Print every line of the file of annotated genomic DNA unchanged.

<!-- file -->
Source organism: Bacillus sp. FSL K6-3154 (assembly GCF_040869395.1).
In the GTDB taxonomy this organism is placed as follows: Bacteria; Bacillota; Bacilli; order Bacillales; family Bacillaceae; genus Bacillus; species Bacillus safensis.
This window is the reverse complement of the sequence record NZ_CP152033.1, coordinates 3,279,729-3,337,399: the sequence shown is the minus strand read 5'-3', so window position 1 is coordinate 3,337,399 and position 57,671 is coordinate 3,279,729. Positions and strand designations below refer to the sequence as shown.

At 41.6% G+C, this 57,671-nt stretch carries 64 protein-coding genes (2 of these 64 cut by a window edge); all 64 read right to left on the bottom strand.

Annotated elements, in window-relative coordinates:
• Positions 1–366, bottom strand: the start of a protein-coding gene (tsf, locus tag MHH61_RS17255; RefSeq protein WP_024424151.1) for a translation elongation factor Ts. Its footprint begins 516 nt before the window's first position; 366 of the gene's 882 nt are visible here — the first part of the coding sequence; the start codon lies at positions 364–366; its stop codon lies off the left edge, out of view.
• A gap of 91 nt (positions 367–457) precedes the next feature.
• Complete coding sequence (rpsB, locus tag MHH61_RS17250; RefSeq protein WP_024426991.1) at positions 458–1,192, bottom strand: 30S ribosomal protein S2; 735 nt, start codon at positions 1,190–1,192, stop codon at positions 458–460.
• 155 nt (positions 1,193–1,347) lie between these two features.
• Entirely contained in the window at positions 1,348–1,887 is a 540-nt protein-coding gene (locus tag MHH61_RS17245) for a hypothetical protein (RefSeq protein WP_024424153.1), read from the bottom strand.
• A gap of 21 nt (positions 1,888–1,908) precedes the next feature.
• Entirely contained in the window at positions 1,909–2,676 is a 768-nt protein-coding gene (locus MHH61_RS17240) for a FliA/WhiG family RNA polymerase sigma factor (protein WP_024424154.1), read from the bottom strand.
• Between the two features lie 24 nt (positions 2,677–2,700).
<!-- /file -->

Source organism: Bacillus sp. FSL K6-3154 (assembly GCF_040869395.1).
In the GTDB taxonomy this organism is placed as follows: Bacteria; Bacillota; Bacilli; order Bacillales; family Bacillaceae; genus Bacillus; species Bacillus safensis.
This window is the reverse complement of the sequence record NZ_CP152033.1, coordinates 3,279,729-3,337,399: the sequence shown is the minus strand read 5'-3', so window position 1 is coordinate 3,337,399 and position 57,671 is coordinate 3,279,729. Positions and strand designations below refer to the sequence as shown.

At 41.6% G+C, this 57,671-nt stretch carries 64 protein-coding genes (2 of these 64 cut by a window edge); all 64 read right to left on the bottom strand.

Annotated elements, in window-relative coordinates:
• Positions 1–366, bottom strand: the start of a protein-coding gene (tsf, locus tag MHH61_RS17255; RefSeq protein WP_024424151.1) for a translation elongation factor Ts. Its footprint begins 516 nt before the window's first position; 366 of the gene's 882 nt are visible here — the first part of the coding sequence; the start codon lies at positions 364–366; its stop codon lies off the left edge, out of view.
• A gap of 91 nt (positions 367–457) precedes the next feature.
• Complete coding sequence (rpsB, locus tag MHH61_RS17250; RefSeq protein WP_024426991.1) at positions 458–1,192, bottom strand: 30S ribosomal protein S2; 735 nt, start codon at positions 1,190–1,192, stop codon at positions 458–460.
• 155 nt (positions 1,193–1,347) lie between these two features.
• Entirely contained in the window at positions 1,348–1,887 is a 540-nt protein-coding gene (locus tag MHH61_RS17245) for a hypothetical protein (RefSeq protein WP_024424153.1), read from the bottom strand.
• A gap of 21 nt (positions 1,888–1,908) precedes the next feature.
• Entirely contained in the window at positions 1,909–2,676 is a 768-nt protein-coding gene (locus MHH61_RS17240) for a FliA/WhiG family RNA polymerase sigma factor (protein WP_024424154.1), read from the bottom strand.
• Between the two features lie 24 nt (positions 2,677–2,700).